Canadian Cyclist


April 23/01 8:06 am - Paris-Ancaster Full Results, Report From Espoir Project

Posted by Editor on 04/23/01

Paris-Ancaster 2001

Full results for the 2001 Paris-Ancaster Enduro and 30 kilometre rides can be found at:

60K Enduro
30K Harrisburg Ride

Please note that disagreements with results should be directed to

Report From Tour de Loir et Cher - France
Courtesy Jacques Landry, CCA

With this 5 day stage race done and over with, the Loir et Cher event could be labelled under "learning experience" for the 6 Espoirs from Canada. The team for this year's race was composed of Cory Lange, Greg Sieniewicz, Dominique Rollin, Kai Jenkins, Bruno Langlois and Charles Gorman.

Because of the Terrain in the Loir Valley around Blois, riders had to be well positioned throughout the events if results were to be had.

The first stage was a cold and rainy one with just a little wind to add a little zest. All Canadians rode fairly well but managed to miss a few breaks that would eventually be neutralized. On the finishing circuits things started to break up and one rider from the Jean Floc'h Brittany team would take off to win solo, while teams like Rabobank, Go Pass and the German national team chased. 3 Canadians finished in the second group 23 seconds down while the rest finished further down, suffering from the cold and the miserable conditions.

The second stage was a windy one and so positioning was the key. Unfortunately, few riders had that key in their pocket; numerous breaks went up the road with top northern European countries doing some damage. The only two Canadians that managed to save a bit of face were Dominique Rollin and Cory Lange who, by working hard, rejoined the first group. Upon bridging up to the first group, Cory unfortunately bonked and was relegated to a later group. As for Charles Gorman, he would have to leave the race on the count of a bad crash 30 kms in that would leave his right hip incapacitated.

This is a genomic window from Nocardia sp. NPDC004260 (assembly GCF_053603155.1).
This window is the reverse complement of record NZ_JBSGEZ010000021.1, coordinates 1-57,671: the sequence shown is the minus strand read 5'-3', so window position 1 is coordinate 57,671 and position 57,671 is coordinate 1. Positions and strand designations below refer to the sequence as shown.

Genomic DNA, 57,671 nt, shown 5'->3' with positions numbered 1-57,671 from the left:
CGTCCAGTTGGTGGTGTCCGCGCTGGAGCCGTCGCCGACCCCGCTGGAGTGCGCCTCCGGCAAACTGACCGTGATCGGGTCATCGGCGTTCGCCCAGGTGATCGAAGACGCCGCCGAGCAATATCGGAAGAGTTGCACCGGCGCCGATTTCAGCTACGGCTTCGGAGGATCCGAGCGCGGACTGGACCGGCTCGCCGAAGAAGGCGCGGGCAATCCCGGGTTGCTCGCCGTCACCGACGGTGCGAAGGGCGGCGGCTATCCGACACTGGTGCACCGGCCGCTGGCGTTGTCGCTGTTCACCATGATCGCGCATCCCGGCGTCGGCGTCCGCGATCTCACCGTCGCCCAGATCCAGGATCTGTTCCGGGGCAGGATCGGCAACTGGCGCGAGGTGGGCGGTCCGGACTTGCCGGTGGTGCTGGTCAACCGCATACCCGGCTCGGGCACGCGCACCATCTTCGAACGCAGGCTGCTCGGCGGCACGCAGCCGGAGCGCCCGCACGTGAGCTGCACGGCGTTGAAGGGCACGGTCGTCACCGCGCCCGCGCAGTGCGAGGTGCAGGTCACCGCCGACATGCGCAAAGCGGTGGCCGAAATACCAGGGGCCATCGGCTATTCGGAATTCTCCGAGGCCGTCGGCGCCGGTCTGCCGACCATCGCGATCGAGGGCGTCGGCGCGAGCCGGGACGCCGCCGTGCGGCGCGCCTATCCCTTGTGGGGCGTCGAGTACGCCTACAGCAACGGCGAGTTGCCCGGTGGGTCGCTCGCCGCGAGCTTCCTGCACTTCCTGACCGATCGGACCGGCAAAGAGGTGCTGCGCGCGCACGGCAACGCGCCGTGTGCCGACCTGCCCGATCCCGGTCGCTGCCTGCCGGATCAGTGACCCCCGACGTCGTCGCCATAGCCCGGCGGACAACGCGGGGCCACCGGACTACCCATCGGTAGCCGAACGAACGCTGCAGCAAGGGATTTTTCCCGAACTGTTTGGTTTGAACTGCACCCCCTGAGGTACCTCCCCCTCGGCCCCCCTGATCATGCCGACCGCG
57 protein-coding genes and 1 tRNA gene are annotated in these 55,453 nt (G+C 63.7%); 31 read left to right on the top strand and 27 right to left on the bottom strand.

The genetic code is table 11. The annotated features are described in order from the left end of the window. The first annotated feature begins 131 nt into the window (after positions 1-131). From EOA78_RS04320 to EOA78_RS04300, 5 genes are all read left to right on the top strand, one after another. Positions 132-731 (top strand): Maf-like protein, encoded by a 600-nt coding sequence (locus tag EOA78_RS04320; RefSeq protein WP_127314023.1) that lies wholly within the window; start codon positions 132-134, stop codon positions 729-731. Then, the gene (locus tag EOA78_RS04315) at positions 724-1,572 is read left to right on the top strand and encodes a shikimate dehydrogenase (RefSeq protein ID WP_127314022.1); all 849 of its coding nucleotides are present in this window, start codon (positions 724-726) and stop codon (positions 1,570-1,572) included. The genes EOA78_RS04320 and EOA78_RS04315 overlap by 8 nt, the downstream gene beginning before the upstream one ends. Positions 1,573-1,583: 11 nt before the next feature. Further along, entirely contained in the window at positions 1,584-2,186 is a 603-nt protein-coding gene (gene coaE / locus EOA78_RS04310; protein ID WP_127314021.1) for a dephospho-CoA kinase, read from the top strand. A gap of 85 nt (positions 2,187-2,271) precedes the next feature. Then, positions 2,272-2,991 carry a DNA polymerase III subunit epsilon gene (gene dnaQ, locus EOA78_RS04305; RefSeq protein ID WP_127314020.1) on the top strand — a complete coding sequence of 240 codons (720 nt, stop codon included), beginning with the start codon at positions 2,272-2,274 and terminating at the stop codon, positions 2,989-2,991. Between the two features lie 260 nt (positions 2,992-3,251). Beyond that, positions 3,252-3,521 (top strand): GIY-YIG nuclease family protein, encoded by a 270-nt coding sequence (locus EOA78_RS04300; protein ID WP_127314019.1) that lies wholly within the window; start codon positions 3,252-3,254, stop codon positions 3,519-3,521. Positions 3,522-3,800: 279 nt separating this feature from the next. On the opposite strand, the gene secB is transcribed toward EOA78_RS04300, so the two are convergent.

On the stage from St-Sulpice to Vendome, Cory and Dominique would be the best riders of the team as they were getting into moves and being aggressive. As the peloton arrived on the finishing circuit Dominique, who was plagued by a puncture, managed to finish a bit off of the main 40 rider group as Cory was mixing it up for the top positions.

Saturday's stage was one to forget for the team as a big break of 10 riders went up the road and eventually got 6 minutes with no Canucks. After the feed zone and the last GPM before the circuit it was established that Greg and Bruno would help out the teams not represented in the break to do some work bringing back the 10 man group. Unfortunately, the hammer went down before the GPM (KOM) and because positioning in the peloton has not yet sunk into the Canadian's heads they all got dropped from the main group and ended up doing a fair share of the work in a 20 man laughing group.

Sunday was a double stage day where, once again, Dominique and Cory went on the offence. On the finishing circuit Cory took off solo and had up to 24 seconds on a peloton paced by the Go-Pass team. On the final lap of 5 kms, all teams with stage win aspirations went to the front and caught Cory with 2 kms to go. Good effort none the less...

In the afternoon it was time to wrap up this stage race with a 9.3 kms ten lap circuit. On account of an alleged knee problem Greg decided to not take the start. On lap 2 Bruno's knee problems also surfaced and so the Canadian team was down to 2 souls.

As anticipated the Go-Pass team paced the race and stage would finish with rider from Jean Floc'h crossing the finish line first with a slim lead.

This project was put on the National Team program for two reasons. The first reason was to prepare the riders to European pace before hitting the faster Espoir International one day races next week. The other reason was to give our Canadians an opportunity to learn how to race in the wind. The point was to make the Canucks realize that in windy races it is not always the strongest riders that win, but more the smartest, most well positioned riders that get in the moves.

Hopefully, mistakes made during this race will not be repeated in the future races. For our Canadians, it is not a lack of physical strength as much as it is a lack of clout and not reading races properly. There is only so much that can be achieve with race radios...

Jacques Landry
National Development Coach


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